Replication data for: Averting Catastrophes: The Strange Economics of Scylla and Charybdis
- Martin, Ian W. R.
- Pindyck, Robert S.
AbstractFaced with numerous potential catastrophesâ€”nuclear and bioterrorism, mega-viruses, climate change, and othersâ€”which should society attempt to avert? A policy to avert one catastrophe considered in isolation might be evaluated in cost-benefit terms. But because society faces multiple catastrophes, simple cost-benefit analysis fails: even if the benefit of averting each one exceeds the cost, we should not necessarily avert them all. We explore the policy interdependence of catastrophic events, and develop a rule for determining which catastrophes should be averted and which should not. (JEL D61, Q51, Q54)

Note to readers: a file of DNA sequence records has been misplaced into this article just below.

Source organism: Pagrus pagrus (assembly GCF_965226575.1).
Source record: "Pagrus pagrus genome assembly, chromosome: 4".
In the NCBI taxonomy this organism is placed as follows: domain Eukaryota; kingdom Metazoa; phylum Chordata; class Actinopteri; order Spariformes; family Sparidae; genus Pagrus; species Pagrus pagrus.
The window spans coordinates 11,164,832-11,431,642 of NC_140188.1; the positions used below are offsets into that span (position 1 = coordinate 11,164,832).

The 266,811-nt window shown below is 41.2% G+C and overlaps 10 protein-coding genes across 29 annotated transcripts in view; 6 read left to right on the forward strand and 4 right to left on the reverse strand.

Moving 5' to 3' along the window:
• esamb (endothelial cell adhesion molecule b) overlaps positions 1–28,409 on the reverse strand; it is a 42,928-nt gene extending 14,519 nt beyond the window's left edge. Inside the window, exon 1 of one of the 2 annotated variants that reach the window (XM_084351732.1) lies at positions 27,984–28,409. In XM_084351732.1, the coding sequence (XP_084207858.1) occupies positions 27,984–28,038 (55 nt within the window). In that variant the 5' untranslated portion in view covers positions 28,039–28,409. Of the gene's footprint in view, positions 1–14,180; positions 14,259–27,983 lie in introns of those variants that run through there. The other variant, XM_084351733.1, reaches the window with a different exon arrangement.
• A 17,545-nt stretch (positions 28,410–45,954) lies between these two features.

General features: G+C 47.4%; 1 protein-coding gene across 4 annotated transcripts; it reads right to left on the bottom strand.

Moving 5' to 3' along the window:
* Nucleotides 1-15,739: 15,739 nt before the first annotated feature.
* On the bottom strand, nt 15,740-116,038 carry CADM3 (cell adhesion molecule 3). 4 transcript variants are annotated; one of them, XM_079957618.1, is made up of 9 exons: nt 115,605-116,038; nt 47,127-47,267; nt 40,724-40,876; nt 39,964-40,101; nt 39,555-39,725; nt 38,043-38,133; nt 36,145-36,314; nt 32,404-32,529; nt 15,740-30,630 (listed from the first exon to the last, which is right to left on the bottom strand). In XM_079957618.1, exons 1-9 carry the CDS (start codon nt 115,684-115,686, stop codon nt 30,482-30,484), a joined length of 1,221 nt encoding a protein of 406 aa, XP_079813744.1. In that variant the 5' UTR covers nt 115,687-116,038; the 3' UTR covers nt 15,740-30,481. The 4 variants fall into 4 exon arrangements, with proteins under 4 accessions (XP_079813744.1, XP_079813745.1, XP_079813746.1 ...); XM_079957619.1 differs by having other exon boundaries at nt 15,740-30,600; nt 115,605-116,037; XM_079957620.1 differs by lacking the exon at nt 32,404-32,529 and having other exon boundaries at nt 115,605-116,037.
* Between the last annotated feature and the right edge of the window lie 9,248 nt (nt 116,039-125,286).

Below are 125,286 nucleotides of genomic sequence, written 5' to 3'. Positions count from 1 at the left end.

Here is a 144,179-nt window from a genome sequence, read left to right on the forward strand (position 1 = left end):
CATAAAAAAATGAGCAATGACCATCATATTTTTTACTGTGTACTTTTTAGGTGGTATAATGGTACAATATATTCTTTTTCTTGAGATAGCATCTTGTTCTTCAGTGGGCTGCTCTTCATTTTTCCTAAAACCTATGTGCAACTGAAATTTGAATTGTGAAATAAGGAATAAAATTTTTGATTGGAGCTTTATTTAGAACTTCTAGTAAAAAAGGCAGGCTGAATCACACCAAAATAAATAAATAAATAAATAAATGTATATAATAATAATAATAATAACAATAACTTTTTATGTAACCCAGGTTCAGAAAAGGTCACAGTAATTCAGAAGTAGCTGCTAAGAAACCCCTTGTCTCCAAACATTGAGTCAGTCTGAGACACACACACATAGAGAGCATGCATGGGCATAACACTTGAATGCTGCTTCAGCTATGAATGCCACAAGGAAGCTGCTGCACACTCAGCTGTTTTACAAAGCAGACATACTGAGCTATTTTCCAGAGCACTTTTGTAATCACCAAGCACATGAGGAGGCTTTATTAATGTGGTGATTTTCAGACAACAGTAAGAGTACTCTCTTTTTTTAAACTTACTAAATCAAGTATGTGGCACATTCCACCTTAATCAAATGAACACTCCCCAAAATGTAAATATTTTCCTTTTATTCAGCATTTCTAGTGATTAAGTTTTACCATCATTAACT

Is supplement to
DOI: 10.1257/aer.20140806 (Text)
Martin, Ian W. R., and Robert S. Pindyck. “Averting Catastrophes: The Strange Economics of Scylla and Charybdis.” American Economic Review 105, no. 10 (October 2015): 2947–85. https://doi.org/10.1257/aer.20140806.
- ID: 10.1257/aer.20140806 (DOI)
Update Metadata: 2020-05-18 | Issue Number: 2 | Registration Date: 2019-10-12